There's an emerging scientific discipline called chronopharmacology in which scientists are investigating whether the time you take a drug can affect its safety and effectiveness. In addition to influencing people's sleep-wake cycles, bacterial circadian rhythms might partly dictate how the body reacts to a given drug. 

Furthermore, bacterial circadian rhythms may affect the bugs' resistance to antibiotics. For example, research has shown that the concentration of antibiotics needed to kill certain bacteria, such as Staphylococcus aureus, changes at specific times of the day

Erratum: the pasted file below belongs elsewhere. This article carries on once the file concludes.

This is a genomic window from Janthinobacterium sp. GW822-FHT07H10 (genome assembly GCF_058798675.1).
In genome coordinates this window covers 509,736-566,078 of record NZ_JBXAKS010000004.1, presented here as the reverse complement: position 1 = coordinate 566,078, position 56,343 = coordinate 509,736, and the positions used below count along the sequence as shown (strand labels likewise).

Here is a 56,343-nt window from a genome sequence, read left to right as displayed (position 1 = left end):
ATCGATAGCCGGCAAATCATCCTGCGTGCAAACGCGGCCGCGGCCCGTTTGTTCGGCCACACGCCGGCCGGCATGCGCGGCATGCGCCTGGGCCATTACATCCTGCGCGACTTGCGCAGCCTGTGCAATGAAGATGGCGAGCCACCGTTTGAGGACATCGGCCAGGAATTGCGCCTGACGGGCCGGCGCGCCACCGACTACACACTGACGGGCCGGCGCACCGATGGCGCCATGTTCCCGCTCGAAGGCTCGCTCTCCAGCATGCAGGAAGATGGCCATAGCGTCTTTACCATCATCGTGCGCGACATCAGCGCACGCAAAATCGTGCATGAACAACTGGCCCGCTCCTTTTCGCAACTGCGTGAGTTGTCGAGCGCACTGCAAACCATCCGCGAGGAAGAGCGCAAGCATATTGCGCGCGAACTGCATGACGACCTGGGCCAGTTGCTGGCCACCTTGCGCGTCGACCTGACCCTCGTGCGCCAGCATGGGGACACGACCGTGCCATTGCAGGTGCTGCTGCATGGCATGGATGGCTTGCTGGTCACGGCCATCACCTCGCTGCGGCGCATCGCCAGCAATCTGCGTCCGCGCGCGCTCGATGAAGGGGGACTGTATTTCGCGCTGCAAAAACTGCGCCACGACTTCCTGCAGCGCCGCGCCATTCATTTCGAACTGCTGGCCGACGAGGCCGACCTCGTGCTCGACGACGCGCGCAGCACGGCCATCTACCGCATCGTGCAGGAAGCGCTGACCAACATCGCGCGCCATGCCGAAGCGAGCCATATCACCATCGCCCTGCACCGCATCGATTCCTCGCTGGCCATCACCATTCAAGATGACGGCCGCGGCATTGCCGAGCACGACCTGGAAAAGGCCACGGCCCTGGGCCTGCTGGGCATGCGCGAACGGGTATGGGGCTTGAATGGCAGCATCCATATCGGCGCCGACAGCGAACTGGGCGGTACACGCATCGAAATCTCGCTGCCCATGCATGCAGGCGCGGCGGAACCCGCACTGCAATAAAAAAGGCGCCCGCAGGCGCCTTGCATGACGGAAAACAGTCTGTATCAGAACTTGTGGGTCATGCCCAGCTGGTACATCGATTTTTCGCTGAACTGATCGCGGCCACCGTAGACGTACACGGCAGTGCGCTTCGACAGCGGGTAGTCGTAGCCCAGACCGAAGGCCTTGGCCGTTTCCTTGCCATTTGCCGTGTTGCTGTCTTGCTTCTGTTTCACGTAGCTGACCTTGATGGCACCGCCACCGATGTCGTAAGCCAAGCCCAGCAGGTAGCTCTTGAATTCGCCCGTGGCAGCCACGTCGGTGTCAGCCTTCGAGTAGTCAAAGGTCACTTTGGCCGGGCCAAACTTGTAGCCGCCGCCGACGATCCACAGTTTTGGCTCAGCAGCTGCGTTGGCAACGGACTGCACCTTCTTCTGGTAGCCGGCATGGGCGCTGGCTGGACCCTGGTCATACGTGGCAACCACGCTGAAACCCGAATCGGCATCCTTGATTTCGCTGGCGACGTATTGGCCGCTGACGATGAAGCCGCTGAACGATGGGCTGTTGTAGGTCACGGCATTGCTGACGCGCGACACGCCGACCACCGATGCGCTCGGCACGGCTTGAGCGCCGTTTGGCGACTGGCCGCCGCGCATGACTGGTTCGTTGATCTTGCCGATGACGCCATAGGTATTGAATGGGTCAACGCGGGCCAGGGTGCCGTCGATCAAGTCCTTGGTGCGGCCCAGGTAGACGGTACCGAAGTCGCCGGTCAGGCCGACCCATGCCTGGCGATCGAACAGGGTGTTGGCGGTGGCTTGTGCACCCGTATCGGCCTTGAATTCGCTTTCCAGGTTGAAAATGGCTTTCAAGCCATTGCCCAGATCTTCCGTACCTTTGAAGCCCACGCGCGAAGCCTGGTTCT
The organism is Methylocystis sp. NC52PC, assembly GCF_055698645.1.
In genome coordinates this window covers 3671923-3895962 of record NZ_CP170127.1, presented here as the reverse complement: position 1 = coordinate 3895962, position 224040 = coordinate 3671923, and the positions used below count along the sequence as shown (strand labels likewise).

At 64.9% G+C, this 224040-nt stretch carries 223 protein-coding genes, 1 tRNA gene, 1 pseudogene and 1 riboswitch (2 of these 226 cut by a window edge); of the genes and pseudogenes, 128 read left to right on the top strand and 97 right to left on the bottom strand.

"Everybody tells us that we should take our drugs at certain times a day, Cassone said. "Maybe the gut microbiome and the human host have already known this — that certain times of the day are the best at which to get your vitamin B12, or your butyric acid for sleep or the like," he said. 

Whether this is true or not is "probably one of the great mysteries that I think will be solved pretty soon," Cassone said. 

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Emily Cooke
Staff Writer

Emily is a health news writer based in London, United Kingdom. She holds a bachelor's degree in biology from Durham University and a master's degree in clinical and therapeutic neuroscience from Oxford University. She has worked in science communication, medical writing and as a local news reporter while undertaking journalism training. In 2018, she was named one of MHP Communications' 30 journalists to watch under 30. (